Giant TCX Advanced 1 review£2,999.00

The next generation of ’cross bikes

BikeRadar score4.5/5

Compared with the jackhammer-stiff disc forks you find on some cyclocross bikes, the sublimely smooth OverDrive 2 of the Giant TCX Advanced 1 – better damped than some suspension units we’ve ridden – is quite remarkable.

It’s aided and abetted by exclusive 35mm Schwalbe Super Swan tubeless-ready tyres, super-thin seatstays and a unique D-Fuse SL Composite seatpost, carrying the floaty feel of the front end through to the rear. Even riding it on cobbled courses, our palms and kidneys were fine.

    What’s more incredible, though, is that this smooth comfort and chewing-gum-in-hair traction is combined with laser-accurate feedback. The fork has the extra-oversized Giant OverDrive 2 steerer at the top, and takes a mountain bike style bolt-through axle which helps deal with the increased disc brake forces at the hub as well as adding stiffness.

    Massive chainstays and down-tube mean no dilution of drive or feel from the rear end either, and when you factor in the 1,050g frame and 380g fork – weights that a lot of road bikes would be proud of – the TCX potentially sprints and climbs well enough to blow up your ego like an airbag. You will need to ditch the 550g tyres for something lighter to release its full race potential though.

    The issues that delayed the launch of SRAM’s disc brakes have been sorted, and their subtle control and all-weather power make cantilever brakes seem obsolete, right from the first twisty off-camber grass descent.

    The oversized-axle Rotor cranks not only look good, their stiffness combined with clear shifting from the SRAM Force gears makes it great under power and the ratios are fine on and off-road.

    While the TCX’s 135mm rear spacing and 15mm front axle won’t take conventional cyclocross wheels, it will take 29er mountain bike wheels, of which there is a better selection, including the sub-1,500g Easton EC90 carbon set we’ve used for racing on. Giant’s alloy wheels are good, though, and it’s more than happy to hang with the training pack wearing 28mm slick tyres.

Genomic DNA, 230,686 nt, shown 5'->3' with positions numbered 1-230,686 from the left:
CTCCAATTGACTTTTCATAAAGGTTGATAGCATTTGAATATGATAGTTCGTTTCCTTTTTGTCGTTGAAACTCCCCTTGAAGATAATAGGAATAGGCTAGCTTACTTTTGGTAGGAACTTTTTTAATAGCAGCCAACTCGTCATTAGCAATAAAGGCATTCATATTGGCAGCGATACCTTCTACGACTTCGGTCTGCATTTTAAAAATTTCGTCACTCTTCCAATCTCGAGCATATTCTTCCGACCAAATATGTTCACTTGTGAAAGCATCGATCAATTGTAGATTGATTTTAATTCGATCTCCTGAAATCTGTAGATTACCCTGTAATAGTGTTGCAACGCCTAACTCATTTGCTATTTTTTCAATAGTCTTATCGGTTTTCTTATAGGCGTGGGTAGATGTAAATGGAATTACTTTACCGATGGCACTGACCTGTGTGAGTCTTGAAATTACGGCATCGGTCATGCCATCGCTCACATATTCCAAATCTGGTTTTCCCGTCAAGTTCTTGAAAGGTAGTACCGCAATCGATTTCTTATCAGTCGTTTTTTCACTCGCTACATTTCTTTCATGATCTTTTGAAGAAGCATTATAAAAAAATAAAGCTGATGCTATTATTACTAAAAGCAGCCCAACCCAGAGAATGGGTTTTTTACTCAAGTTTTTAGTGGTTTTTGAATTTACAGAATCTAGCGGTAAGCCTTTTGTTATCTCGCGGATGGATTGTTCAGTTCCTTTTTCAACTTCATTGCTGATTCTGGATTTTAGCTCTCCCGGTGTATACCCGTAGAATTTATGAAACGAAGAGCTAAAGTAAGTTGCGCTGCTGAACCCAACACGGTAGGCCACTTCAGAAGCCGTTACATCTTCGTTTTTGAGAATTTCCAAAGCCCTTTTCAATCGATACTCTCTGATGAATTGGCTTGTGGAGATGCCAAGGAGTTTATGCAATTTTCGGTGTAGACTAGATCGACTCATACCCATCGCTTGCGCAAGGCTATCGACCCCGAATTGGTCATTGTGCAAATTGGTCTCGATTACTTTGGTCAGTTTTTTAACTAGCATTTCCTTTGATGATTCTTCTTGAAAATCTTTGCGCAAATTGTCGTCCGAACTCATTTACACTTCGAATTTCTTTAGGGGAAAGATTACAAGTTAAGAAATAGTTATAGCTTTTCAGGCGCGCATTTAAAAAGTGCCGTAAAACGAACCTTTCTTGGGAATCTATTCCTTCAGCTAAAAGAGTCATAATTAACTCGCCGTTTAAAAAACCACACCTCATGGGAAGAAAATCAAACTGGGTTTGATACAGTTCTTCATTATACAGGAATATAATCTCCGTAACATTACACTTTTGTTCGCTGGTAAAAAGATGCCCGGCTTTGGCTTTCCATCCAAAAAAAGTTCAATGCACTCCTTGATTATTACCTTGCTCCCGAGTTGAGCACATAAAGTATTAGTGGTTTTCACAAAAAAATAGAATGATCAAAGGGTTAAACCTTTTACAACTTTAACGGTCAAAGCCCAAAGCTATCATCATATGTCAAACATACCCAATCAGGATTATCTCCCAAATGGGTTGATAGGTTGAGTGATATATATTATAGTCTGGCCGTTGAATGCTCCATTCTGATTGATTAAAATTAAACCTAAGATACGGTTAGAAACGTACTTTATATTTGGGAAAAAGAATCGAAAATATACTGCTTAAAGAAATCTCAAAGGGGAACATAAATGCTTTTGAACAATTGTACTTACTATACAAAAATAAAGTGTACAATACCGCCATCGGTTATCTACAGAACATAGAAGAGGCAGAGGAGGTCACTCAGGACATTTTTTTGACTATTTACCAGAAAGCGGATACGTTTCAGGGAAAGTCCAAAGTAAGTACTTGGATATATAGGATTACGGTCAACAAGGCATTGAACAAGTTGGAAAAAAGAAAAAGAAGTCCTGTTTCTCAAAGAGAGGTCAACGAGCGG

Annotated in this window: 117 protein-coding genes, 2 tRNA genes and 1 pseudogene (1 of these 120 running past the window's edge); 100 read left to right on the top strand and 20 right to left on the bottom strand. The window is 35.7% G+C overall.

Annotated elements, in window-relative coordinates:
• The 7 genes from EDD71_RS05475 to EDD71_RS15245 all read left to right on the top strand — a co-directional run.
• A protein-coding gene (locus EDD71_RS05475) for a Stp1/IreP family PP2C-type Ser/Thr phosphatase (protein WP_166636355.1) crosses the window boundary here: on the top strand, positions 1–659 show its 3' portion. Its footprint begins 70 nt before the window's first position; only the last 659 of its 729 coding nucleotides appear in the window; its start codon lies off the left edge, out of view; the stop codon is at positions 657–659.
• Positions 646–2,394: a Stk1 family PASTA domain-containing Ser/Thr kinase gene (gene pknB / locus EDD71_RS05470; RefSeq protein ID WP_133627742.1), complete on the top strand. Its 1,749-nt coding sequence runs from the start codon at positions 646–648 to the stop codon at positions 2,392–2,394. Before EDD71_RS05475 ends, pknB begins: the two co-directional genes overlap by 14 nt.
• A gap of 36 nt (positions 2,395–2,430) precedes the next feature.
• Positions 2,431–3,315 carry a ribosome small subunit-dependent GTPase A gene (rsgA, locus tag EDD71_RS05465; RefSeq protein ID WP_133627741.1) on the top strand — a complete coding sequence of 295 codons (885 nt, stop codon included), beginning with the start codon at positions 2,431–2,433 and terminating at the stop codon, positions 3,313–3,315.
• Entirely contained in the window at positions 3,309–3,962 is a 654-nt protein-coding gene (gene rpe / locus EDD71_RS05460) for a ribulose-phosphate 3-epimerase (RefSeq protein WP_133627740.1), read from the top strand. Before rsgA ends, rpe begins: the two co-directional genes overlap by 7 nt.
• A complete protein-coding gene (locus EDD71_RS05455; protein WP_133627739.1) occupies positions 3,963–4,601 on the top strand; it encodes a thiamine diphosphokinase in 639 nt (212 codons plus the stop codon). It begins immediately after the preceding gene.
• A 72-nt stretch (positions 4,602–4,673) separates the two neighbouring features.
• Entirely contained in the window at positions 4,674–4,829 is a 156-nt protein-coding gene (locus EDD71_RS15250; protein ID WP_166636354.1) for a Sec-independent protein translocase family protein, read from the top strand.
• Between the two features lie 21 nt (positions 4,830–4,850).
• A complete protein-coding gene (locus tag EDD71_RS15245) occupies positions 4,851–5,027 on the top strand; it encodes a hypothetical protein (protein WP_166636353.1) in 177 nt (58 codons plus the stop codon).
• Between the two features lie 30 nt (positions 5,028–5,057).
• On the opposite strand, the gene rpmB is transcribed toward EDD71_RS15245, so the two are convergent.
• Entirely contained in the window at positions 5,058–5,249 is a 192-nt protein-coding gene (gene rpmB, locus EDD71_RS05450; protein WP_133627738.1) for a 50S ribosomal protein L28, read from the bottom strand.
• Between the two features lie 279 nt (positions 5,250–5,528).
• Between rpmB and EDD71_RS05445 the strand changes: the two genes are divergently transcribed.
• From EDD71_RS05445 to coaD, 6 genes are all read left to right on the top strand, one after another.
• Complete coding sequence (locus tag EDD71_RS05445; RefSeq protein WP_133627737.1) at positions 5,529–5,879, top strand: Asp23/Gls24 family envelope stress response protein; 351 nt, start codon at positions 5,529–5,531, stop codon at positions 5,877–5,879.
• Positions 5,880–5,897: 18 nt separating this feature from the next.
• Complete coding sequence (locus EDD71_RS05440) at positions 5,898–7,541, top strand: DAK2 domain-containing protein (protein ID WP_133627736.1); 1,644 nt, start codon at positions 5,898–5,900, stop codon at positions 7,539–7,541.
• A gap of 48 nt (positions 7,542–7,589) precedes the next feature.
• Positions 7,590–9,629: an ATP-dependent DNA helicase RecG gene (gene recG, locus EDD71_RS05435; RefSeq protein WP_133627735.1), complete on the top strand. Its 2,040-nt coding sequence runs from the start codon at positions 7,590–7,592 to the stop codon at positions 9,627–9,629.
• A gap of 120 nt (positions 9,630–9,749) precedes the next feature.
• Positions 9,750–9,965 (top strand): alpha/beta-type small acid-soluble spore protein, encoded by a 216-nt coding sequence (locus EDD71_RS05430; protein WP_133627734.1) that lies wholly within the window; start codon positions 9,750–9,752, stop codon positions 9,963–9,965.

As well as pressing the reset button on some of our ’cross bike expectations, the TCX is also one of the most beautiful bikes we’ve seen in years, with the internal wedge seatpost clamp completing its ultra-clean Ford Gulf Racing livery.

    This article was originally published in Cycling Plus magazine, available on Apple Newsstand and Zinio.

    Guy Kesteven

    Freelance Writer, UK
    Guy started filling his brain with cycle stats and steaming up bike shop windows back in 1980. He worked the other side of those windows from '89 while getting a degree in “describing broken things covered in mud" (archaeology). Dug historical holes in the ground through the early '90s, then became a pro bike tester in '97. Guy has ridden thousands of bikes and even more components the world over since then and can remember them all in vivid, haunting detail. Can't remember where the car keys are, though.
    • Age: 45
    • Height: 180cm / 5' 11"
    • Weight: 68kg / 150lb
    • Waist: 76cm / 30in
    • Chest: 91cm / 36in
    • Discipline: Strict sadomasochist
    • Preferred Terrain: Technical off-piste singletrack and twisted back roads. Up, down, along — so long as it's faster than the last time he did it he's happy.
    • Current Bikes: An ever changing herd of test machines from Tri bikes to fat bikes and everything in between.
    • Dream Bike: His Nicolai Helius AM custom tandem
    • Beer of Choice: Theakston's Old Peculier (not Peculiar)
    • Location: Yorkshire, UK
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